Mungo National Park is located on Paakantji, Mutthi Mutthi and Ngiyampaa country in New South Wales.
Artefacts, burial sites and even foot prints have been found here that have helped put official dates on what Aboriginal people already knew – that we have been here far longer than people understand.
Mungo Lady and Mungo Man helped to re-write what we scientists believed the history of this country was and their remains are some of the oldest of modern humans found outside of Africa.
Image: Mungo National Park, Georgia Capocchi-Hunter.
Discovery of the Mungo Lady and Mungo Man
Mungo Lady was discovered in 1968 by Jim Bowler, an archaeologist. He was investigating around the area when he discovered freshwater mussels and tools and then found what seemed to be burned bones. He returned the following year joined by John Mulvaney and Rhys Jones who had more of a look and they had found a jaw. They collected the bones in a suitcase and immediately took them back to the Australian National University.
Mungo Lady was alive about 42,000 years ago and would have lived along the shores of Lake Mungo. She was cremated by her family, this is the oldest known cremation in the world.
Mungo Man was discovered in 1974 by Jim Bowler after heavy rains in the area had allowed the sand to wash away from his burial site, he reached out to anthropologist Alan Thorn to help uncover the remains and an almost complete skeleton was found.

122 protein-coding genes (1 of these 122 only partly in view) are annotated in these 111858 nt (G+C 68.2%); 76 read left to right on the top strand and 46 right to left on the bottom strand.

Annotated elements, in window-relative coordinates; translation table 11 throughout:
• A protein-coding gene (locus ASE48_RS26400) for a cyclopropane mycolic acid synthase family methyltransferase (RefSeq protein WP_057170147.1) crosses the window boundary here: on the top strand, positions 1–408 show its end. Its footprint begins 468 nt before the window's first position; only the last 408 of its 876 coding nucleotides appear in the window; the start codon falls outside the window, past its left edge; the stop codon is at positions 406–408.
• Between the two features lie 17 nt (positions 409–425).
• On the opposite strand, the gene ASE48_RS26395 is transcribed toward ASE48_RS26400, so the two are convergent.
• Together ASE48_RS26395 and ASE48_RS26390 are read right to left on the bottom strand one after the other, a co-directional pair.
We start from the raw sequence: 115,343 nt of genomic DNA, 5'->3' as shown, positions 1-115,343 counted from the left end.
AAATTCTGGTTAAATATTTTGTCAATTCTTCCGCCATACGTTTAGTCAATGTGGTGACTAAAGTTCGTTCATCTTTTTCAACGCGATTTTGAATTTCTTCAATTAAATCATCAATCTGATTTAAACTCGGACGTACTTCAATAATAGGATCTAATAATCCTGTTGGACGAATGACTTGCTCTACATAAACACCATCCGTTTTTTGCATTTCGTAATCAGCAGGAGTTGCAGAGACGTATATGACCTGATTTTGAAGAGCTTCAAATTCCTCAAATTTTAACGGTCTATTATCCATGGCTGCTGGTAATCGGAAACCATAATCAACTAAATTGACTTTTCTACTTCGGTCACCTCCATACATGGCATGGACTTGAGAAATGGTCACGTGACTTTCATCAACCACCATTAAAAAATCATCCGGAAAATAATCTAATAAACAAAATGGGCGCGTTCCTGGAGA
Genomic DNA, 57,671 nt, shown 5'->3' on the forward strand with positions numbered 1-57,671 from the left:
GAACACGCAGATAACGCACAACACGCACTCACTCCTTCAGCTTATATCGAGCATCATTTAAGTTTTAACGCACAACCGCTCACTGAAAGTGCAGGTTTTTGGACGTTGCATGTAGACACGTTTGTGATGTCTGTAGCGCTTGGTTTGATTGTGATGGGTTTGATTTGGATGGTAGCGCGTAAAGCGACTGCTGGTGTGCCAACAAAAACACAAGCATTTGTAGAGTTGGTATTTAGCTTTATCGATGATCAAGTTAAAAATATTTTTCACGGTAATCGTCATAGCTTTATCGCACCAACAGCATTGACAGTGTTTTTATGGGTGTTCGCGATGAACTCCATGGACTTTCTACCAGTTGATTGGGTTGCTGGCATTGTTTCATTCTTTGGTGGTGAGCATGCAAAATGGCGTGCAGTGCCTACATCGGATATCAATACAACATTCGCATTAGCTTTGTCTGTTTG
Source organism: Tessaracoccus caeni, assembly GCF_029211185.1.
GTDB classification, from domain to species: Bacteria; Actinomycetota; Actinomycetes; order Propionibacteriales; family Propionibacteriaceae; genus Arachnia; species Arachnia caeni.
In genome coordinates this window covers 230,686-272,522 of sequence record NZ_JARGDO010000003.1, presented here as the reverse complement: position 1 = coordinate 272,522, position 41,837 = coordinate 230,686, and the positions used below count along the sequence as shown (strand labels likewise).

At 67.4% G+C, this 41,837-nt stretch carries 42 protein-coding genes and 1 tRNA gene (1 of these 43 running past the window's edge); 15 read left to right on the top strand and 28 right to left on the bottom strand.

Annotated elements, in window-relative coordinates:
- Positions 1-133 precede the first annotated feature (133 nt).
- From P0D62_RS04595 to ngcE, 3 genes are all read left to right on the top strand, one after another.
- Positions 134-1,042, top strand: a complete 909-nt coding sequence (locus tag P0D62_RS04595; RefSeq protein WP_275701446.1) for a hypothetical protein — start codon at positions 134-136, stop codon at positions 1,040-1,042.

Mungo Man is dated to have lived around the same time as Mungo Lady (about 42,000 years ago). He was an older man, estimated to have been about 50 years old when he passed and his bones showed evidence of arthritis.
Image: Mungo National Park Location Map (Guilbert Gates), Smithsonian Magazine.
Returning to country
After much negotiation, Mungo Lady was returned home in 1992. Unfortunately, she has yet to be re-buried as the lunette where she was first discovered has ongoing erosion problems. For the moment, she rests in a safe place at Mungo National Park.
In 2015 the Australian Nation University relinquished the remains of Mungo Man and apologised for the hurt his original removal had caused.
Mungo Man was returned to his home in 2017 after a long fight by mob. He was returned in a black vintage hearse that began its journey in Canberra and was followed by a convoy of Aboriginal Elders and activists.
A welcome home ceremony was hosted by the traditional owners attended by hundreds of people and was buried in a secret location.
Tradition vs Science
Both Mungo Lady and Mungo Man were removed without permission or the inclusion of the traditional owners. There is a big issue with ancestral remains being kept away from country and it causes a lot of pain and hurt for mob who wish to have their ancestors home so that they can finally be allowed to rest.
While there is an understanding that these remains can aid in scientific discovery it can’t be at the expense of culture, lore and respect and mob must be a part of the journey every step of the way.
Image: Community pay their respects as a hearse carries the remains of Mungo Man (Lisa Maree Williams / Getty Images), Smithsonian Magazine.
- Visit Mungo, Mungo Lady and Mungo Man
- BBC News, Mungo Man: Australia's oldest remains taken to ancestral home
- ABC News, Mungo Man returned to ancestral home where he died 40,000 years ago
- Smithsonian Magazine, A 42,000-YEAR-OLD MAN FINALLY GOES HOME